Launching Copy Café has been an enormous endeavour. And I don’t mind admitting that.

Of course, I’ve had a little help along the way here and there. But for the most part, it’s just been me. My ideas, my thinking, my planning, my organising, my writing, my development work. And yes, my trying to get to grips with third party apps and systems that I’d never used before – and working out how best to integrate them to provide a completely smooth and friendly customer experience for the many consultants and other small business owners who I know are really interested in developing better business writing skills.

There’s no denying that it’s been a very long slog. Sure, it’s been a lot of fun at times too – I love having and mapping out ideas! But for me, the ‘drudge’ aspects of the development of this brand new venture have been just that – necessary tasks that I’ve had to do, rather than things that I would typically choose to do.

Chuck an unforeseeably and surprisingly large amount of consultancy client work into the mix just a few weeks before launch and the scenario gets even more fraught. But that’s another story…

The moral of this particular tale is that it’s possible to break a daunting project down into smaller, more manageable chunks – whatever you’re trying to achieve.

Don’t be daunted
Imagine you’re faced with creating a new piece of business writing, for example. Even if it’s only a 200-word email, you can help yourself by breaking it down into smaller tasks.

Tackle one little section at a time and it will all start to fall smoothly into place. Do nothing (or rather, sit dithering at your screen for a couple of hours, chastising yourself for being crap because you “don’t really know how to do it”) and it won’t work. Break it down instead. If you can give yourself plenty of lead time, all the better.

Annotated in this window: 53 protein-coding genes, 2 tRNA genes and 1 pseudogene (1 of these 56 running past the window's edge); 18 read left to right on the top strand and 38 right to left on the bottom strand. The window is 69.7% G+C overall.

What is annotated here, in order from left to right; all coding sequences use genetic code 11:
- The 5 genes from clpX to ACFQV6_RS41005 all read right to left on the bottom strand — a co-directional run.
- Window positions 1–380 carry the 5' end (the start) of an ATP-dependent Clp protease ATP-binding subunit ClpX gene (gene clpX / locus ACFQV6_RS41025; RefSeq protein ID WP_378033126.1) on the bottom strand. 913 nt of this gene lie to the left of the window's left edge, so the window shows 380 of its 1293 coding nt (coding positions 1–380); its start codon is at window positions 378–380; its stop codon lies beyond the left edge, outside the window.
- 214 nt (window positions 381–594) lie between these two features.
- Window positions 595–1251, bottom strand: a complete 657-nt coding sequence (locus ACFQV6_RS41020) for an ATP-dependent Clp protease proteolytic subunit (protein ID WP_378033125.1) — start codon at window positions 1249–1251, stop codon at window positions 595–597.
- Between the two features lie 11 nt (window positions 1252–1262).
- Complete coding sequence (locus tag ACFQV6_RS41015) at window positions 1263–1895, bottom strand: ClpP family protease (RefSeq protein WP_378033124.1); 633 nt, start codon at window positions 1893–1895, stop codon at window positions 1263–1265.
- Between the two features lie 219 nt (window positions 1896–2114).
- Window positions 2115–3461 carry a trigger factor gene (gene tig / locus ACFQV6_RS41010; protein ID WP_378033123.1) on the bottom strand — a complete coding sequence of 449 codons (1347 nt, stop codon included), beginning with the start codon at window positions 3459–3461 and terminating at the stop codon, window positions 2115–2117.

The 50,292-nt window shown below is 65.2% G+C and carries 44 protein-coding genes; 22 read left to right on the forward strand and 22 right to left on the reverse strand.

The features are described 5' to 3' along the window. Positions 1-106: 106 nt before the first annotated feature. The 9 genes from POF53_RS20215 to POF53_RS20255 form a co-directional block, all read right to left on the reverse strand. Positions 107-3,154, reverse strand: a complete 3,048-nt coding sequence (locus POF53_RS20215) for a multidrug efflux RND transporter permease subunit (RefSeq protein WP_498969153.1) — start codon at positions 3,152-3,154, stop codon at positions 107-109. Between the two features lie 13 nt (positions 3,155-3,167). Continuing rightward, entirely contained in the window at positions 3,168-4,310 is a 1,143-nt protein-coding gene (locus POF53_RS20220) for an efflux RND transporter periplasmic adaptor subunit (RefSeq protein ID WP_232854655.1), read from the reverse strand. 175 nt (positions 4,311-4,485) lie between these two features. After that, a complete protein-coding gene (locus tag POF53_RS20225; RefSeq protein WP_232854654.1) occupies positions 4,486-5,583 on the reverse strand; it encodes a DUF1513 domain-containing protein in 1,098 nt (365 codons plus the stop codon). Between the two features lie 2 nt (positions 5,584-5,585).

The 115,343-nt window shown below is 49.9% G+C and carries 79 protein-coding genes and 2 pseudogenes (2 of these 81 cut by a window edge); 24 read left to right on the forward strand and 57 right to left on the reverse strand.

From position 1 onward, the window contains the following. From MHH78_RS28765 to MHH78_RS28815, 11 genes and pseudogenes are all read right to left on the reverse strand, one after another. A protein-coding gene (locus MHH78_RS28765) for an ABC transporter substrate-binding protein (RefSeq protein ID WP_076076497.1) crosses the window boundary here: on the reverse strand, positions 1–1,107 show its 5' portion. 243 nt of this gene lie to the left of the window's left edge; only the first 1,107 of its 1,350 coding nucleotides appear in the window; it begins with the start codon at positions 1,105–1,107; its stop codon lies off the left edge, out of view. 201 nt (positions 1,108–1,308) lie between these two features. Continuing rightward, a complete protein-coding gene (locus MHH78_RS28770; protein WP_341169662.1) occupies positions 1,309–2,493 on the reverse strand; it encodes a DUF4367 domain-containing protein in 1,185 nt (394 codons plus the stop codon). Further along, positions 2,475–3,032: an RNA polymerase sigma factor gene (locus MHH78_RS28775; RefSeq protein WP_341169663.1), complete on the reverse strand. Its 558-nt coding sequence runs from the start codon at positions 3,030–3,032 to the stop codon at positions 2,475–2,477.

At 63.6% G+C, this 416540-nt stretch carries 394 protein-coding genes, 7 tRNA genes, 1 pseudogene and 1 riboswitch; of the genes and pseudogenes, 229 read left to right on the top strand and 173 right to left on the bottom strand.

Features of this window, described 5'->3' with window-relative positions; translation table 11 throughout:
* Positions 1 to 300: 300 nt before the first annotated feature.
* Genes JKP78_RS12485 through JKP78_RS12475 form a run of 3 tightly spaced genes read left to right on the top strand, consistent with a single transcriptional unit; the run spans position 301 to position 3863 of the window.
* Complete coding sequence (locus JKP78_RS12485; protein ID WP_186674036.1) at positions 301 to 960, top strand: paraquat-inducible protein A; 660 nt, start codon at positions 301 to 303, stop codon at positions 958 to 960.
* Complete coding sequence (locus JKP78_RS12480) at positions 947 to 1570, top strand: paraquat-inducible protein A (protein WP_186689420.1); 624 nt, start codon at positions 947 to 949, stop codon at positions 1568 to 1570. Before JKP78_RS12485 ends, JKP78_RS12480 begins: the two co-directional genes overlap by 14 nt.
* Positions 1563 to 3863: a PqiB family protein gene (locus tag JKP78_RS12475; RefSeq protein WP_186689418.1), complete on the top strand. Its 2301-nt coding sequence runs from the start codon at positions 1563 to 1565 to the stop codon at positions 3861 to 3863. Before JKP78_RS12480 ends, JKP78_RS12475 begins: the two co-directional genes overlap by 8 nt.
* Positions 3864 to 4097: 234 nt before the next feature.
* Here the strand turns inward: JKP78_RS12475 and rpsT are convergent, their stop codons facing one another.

Let’s assume you’re faced with creating a fantastically compelling email – but haven’t a clue how to achieve that.

Start with the subject line. Simply grab a notepad or your keyboard (depending on your personal preference – I often like to go ‘old school’, just for a screen break) and start scribbling ideas for possible subject lines that would grab you if you were in your customer’s shoes. Just note them down, then move on to the body of the email itself.

Do the same for some headline ideas. Then the same for some opening line ideas. Don’t worry about the ‘roughness’ of your writing at this point. You can edit and pull it all together later. This is the ‘brain dump’ phase.

Next, finish that all-important first paragraph. No, don’t panic just yet: just in ‘draft mode’ again.

Have you got a key date or an event name or another piece of information that you need to convey in this email? Stick that on a separate line, in bold.

Then reinforce your main message by providing a short paragraph of support information – ideally only two or three lines.

Rough first, refine later
How’s it looking? Time to start wrapping everything up? Okay, let’s review what you’ve got…

Is there any offer you can add in there, key speakers that people can expect to hear at an event, anything else that could catch a reader’s eye?

What’s your call to action? And how will you sign off?

Step back… and what does that all look like? A dog’s dinner? That’s okay!

You can edit it tomorrow. Or this afternoon. Right now, go and grab a coffee or a sandwich to reward yourself for having made a damn good start! The editing and finessing process is another cup of tea entirely.

It feels good to feel more productive, doesn’t it?



If you enjoyed this, you might also like:
> How to write when you don’t feel like it
> 7 ways to supercharge your subject lines
> How to check your work